The traffic was thick as we approached San Luis Potosi, as all of the side roads connected to the highway from all directions.  Ahead of us, a long procession of lightweight trucks packed to overflowing with bags of goods for sale and upon entering city limits the streets were also packed with people selling any number of items to the slow moving lines of vehicles.  Commerce was in the air.  Money changing hands, travelers of all ages dragging, hauling, and hoisting  merchandise everywhere we looked.  The whole city was close to tearing open and spilling all of us out into the desert.

Looping and looping around the pulsating central business district we were finally able to park the car and stumble dazed into the chaos.  So saturated was the city that it took more time that anticipated to locate any vacancy for that night’s accommodations.   Once settled into a large dark room without windows, we weighed our options and decided to remain there for the night.  After having washed some pertinent articles of clothing in the bathroom sink and having engineered a clever line from which to hang them, we went to bed. Grateful to find that the car had survived an entire night of hustling and remained intact, we made our way back out of the city, quiet as it regrouped for the next evenings financial circus to begin once again.

Following the highway south, later that day we arrived in the small town of  San Miguel de Allende.  At one time almost unknown to tourists from outside of Mexico, San Miguel quickly gained attention as it’s neo-Gothic church at the heart of the town was ‘discovered’ by foreign artists and as a result several educational institutions were established.  It became an important location for the study and production of Mexican art, as both foreign and national students were attracted by the chance to study with famous Mexican artists such as the prolific painter David Alfaro Siqueiros.  This hybridization of the populous was nothing new as it had long since been a crossroads between territories of the silver-rich north and the commercial center of Mexico City – Spanish, indigenous and later Criollo peoples had been loving, fighting and trading in the area for hundreds of years.  

Entering San Miguel for the first time was like driving right onto the glossy set of an idyllic Mexican postcard.  It was the perfect, brightly painted, bougainvillea draped, Mexico only our fantasies could have conjured and we had arrived on market day.  Gone were the suspicious tricks of hand and burdened masses of merchant pilgrims stuffed into the dark corners of a capital city.  People did not wander the street selling wares, instead they were clearly organized into rows of shop fronts and doorways seducing pedestrians with images of Frida affixed to any number of objects, each shop striving to outdo the previous with it’s unexpected placement or juxtaposition.  The whole fantasy reaching climax as the streets merged into the Mercado de Artesanias – the central crafts market.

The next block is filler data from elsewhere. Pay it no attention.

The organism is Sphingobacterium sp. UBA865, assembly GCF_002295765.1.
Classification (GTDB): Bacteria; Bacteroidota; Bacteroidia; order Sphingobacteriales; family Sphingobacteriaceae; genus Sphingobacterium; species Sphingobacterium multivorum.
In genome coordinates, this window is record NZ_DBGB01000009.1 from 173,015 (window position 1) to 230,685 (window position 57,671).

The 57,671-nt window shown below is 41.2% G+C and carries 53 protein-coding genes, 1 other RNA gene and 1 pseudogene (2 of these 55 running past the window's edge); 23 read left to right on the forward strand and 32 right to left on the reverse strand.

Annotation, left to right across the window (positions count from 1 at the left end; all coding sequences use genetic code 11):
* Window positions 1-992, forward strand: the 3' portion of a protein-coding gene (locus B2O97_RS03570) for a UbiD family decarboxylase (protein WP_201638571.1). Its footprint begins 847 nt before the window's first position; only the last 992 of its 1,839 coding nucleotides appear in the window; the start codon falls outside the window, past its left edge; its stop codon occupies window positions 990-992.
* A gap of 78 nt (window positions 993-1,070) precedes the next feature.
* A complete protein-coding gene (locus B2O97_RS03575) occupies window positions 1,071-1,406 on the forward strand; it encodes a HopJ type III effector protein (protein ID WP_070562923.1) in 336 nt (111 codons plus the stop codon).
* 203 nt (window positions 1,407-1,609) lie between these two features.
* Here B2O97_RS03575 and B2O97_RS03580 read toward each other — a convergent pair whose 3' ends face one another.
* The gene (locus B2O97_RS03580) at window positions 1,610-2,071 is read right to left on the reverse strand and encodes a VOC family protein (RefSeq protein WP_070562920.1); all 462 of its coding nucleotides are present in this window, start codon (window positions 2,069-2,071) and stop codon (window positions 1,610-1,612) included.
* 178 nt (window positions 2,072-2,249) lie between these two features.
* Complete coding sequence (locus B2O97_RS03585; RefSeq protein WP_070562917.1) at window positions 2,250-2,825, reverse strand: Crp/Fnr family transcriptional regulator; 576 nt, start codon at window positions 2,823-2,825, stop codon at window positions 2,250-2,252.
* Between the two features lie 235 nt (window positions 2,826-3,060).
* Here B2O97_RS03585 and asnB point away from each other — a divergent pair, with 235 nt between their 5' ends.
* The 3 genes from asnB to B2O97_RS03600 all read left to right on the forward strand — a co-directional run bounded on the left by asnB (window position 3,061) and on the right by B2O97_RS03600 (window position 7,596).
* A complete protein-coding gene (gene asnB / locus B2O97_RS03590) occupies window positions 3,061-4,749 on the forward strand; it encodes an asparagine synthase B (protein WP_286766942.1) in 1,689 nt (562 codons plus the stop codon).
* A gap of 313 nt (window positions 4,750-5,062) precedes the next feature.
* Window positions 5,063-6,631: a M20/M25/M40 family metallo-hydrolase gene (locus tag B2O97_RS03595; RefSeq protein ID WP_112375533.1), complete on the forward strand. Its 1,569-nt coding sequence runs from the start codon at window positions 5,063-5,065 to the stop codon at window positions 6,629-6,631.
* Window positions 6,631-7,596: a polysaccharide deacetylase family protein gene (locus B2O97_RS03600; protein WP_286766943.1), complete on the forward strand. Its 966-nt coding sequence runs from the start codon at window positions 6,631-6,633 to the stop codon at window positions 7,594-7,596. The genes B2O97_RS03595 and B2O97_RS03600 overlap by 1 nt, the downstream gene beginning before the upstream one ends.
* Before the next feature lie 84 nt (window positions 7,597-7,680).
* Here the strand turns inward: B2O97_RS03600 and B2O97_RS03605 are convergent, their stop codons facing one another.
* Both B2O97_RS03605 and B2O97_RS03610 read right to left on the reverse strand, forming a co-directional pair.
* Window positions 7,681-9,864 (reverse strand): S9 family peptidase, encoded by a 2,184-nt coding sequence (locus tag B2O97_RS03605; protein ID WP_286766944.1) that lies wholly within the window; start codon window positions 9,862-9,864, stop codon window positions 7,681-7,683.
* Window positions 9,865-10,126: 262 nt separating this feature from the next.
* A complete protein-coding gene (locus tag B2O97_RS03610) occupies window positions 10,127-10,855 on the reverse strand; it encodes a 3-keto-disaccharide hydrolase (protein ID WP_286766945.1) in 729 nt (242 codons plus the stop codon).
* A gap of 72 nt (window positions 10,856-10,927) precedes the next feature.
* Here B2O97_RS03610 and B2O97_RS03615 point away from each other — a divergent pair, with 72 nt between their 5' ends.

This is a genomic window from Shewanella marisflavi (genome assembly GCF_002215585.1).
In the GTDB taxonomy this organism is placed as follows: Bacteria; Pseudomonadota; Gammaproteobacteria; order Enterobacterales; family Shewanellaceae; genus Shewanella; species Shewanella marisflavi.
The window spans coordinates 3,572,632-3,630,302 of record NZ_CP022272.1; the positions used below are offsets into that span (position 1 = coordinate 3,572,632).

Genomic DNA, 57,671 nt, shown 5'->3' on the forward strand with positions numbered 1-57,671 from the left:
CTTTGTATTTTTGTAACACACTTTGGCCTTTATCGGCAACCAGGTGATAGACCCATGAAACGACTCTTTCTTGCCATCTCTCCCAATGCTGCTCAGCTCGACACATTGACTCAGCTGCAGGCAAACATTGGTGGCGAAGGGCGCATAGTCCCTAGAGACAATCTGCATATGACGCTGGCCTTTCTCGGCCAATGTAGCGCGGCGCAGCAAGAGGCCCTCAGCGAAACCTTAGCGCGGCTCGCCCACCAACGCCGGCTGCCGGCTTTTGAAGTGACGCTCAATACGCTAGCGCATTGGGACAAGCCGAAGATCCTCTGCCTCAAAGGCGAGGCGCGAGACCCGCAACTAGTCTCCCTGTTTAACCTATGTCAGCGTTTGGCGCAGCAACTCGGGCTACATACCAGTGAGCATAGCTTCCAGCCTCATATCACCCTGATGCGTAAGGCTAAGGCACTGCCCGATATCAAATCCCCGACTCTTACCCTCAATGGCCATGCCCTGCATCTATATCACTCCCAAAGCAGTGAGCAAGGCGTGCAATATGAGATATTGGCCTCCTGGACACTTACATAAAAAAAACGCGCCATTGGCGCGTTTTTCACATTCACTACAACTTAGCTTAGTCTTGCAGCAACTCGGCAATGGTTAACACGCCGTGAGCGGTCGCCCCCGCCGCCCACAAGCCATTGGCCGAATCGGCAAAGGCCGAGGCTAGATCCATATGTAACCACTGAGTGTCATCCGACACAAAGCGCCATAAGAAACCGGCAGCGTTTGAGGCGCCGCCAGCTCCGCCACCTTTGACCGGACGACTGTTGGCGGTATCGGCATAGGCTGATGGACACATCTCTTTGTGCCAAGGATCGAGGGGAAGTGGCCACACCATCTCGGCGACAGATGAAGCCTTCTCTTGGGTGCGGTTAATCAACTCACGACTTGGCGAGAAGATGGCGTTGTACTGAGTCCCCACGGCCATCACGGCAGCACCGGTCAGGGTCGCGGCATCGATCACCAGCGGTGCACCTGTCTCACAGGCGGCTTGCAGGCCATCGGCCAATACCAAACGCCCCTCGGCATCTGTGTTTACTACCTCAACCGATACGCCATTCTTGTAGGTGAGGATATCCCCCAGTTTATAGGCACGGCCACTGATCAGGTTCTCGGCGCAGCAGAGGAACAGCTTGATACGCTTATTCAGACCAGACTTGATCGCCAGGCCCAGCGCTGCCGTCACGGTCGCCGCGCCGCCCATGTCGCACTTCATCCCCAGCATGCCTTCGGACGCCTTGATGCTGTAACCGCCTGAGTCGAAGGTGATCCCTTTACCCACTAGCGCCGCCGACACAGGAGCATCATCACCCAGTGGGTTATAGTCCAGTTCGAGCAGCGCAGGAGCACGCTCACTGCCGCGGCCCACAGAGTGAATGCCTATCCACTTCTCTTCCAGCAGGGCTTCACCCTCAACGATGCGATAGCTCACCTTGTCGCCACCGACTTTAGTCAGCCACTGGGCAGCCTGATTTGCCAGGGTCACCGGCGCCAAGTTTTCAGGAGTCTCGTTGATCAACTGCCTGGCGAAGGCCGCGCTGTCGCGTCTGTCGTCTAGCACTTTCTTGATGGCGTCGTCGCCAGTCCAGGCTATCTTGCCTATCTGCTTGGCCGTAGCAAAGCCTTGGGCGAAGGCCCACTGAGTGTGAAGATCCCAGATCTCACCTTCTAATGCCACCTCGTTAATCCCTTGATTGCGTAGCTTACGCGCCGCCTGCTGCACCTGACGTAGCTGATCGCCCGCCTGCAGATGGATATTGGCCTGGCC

Right in pace with the frenzy of ‘one of every color’ mentality and nearly floating on a cloud of ecstatic, if not somewhat voyeuristic, wholesaling of Mexican culture – we entered the market. It was here were the balance was tipped and I was able to comprehend the dimension of the world in which I had entered.  Every passageway was lined, shoulder to shoulder, table to table, rack to rack with objects for sale in each and every internationally recognizable  ‘indigenous’ format.  It was intimate, it was personal, it had all been produced for me, to satiate my orgiastic longing to posses all of Mexico.   In that brief pause of humid transactions, cash for culture, I recognized myself as fuel and my somewhat lecherous desire to collect, a choice I had made to prioritize owning over knowing.              

44…FortyFOUR

Mexico

*44 FridayProduced in 1979, translated into 1,100 languages, available as a free interactive application both on iTunes and Google Play;  the Jesus film  “…is perhaps the most-viewed motion picture of all time” according to The New York Times, as many as 2 billion views the BBC reported in 2003…today the website representing the film claims “6 billion views worldwide”.  The majority of these views designed to take place in the most ‘unreached’ areas of the world as the film is used by Christian evangelists working to convert populations who have potentially never heard of Jesus or do not have a single Christian among them.

An example of one such missionary crusade – an organization in my home state of Colorado – “Joshua Project is a research initiative seeking to highlight the ethnic people groups with the fewest followers of Jesus Christ” quoted from their website.  A visitor to this website can easily access details about “Unreached People”  around the world, organize missionary activities and check the “Unreached of the Day” calendar with lists of customized prayers.  After acknowledging the political function the missionary tradition performs in terms of spreading religious “reach”,  after addressing the inherent power of privilege and class divide that a potential interaction between missionary and ‘unreached’  groups presents,  such an intensity of emotional urgency to inform on a perceived dearth of spirit regardless of invitation is what remains curious for me.